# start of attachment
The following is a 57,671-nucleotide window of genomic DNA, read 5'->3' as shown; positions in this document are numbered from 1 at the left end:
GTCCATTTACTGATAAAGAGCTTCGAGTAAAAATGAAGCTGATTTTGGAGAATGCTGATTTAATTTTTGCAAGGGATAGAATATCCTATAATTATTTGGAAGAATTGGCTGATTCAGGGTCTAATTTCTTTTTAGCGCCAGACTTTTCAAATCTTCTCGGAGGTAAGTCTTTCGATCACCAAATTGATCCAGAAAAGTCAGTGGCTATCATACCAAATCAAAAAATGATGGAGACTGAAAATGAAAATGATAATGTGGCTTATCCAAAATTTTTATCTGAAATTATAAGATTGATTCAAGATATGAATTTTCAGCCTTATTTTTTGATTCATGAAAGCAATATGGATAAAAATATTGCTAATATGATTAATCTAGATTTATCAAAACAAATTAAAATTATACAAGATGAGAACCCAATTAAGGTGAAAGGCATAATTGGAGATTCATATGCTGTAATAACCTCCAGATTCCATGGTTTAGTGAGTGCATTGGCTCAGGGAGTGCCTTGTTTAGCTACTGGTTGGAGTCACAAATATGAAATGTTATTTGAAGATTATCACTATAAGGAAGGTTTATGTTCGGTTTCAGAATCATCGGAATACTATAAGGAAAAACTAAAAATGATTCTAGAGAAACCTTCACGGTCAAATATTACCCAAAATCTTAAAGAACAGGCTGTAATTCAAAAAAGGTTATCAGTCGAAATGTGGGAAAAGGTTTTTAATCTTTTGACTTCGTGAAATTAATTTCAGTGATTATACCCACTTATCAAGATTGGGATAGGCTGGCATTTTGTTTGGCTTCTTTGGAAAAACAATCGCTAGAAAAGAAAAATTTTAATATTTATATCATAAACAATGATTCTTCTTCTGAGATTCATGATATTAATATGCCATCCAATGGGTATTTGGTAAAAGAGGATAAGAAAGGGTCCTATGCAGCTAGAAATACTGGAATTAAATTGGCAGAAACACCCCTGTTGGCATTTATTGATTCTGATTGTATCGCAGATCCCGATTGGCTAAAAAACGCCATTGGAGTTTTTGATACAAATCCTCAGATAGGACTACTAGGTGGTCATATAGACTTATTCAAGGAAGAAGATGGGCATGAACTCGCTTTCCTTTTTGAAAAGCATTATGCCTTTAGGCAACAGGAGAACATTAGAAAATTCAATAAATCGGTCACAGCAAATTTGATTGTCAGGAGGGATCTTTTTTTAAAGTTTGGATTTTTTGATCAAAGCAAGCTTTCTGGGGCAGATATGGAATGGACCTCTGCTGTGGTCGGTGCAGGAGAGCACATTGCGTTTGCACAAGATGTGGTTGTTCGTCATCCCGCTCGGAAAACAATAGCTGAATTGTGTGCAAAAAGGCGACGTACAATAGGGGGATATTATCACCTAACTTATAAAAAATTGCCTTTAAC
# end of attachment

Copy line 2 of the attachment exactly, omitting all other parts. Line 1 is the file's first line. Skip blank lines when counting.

GTCCATTTACTGATAAAGAGCTTCGAGTAAAAATGAAGCTGATTTTGGAGAATGCTGATTTAATTTTTGCAAGGGATAGAATATCCTATAATTATTTGGAAGAATTGGCTGATTCAGGGTCTAATTTCTTTTTAGCGCCAGACTTTTCAAATCTTCTCGGAGGTAAGTCTTTCGATCACCAAATTGATCCAGAAAAGTCAGTGGCTATCATACCAAATCAAAAAATGATGGAGACTGAAAATGAAAATGATAATGTGGCTTATCCAAAATTTTTATCTGAAATTATAAGATTGATTCAAGATATGAATTTTCAGCCTTATTTTTTGATTCATGAAAGCAATATGGATAAAAATATTGCTAATATGATTAATCTAGATTTATCAAAACAAATTAAAATTATACAAGATGAGAACCCAATTAAGGTGAAAGGCATAATTGGAGATTCATATGCTGTAATAACCTCCAGATTCCATGGTTTAGTGAGTGCATTGGCTCAGGGAGTGCCTTGTTTAGCTACTGGTTGGAGTCACAAATATGAAATGTTATTTGAAGATTATCACTATAAGGAAGGTTTATGTTCGGTTTCAGAATCATCGGAATACTATAAGGAAAAACTAAAAATGATTCTAGAGAAACCTTCACGGTCAAATATTACCCAAAATCTTAAAGAACAGGCTGTAATTCAAAAAAGGTTATCAGTCGAAATGTGGGAAAAGGTTTTTAATCTTTTGACTTCGTGAAATTAATTTCAGTGATTATACCCACTTATCAAGATTGGGATAGGCTGGCATTTTGTTTGGCTTCTTTGGAAAAACAATCGCTAGAAAAGAAAAATTTTAATATTTATATCATAAACAATGATTCTTCTTCTGAGATTCATGATATTAATATGCCATCCAATGGGTATTTGGTAAAAGAGGATAAGAAAGGGTCCTATGCAGCTAGAAATACTGGAATTAAATTGGCAGAAACACCCCTGTTGGCATTTATTGATTCTGATTGTATCGCAGATCCCGATTGGCTAAAAAACGCCATTGGAGTTTTTGATACAAATCCTCAGATAGGACTACTAGGTGGTCATATAGACTTATTCAAGGAAGAAGATGGGCATGAACTCGCTTTCCTTTTTGAAAAGCATTATGCCTTTAGGCAACAGGAGAACATTAGAAAATTCAATAAATCGGTCACAGCAAATTTGATTGTCAGGAGGGATCTTTTTTTAAAGTTTGGATTTTTTGATCAAAGCAAGCTTTCTGGGGCAGATATGGAATGGACCTCTGCTGTGGTCGGTGCAGGAGAGCACATTGCGTTTGCACAAGATGTGGTTGTTCGTCATCCCGCTCGGAAAACAATAGCTGAATTGTGTGCAAAAAGGCGACGTACAATAGGGGGATATTATCACCTAACTTATAAAAAATTGCCTTTAAC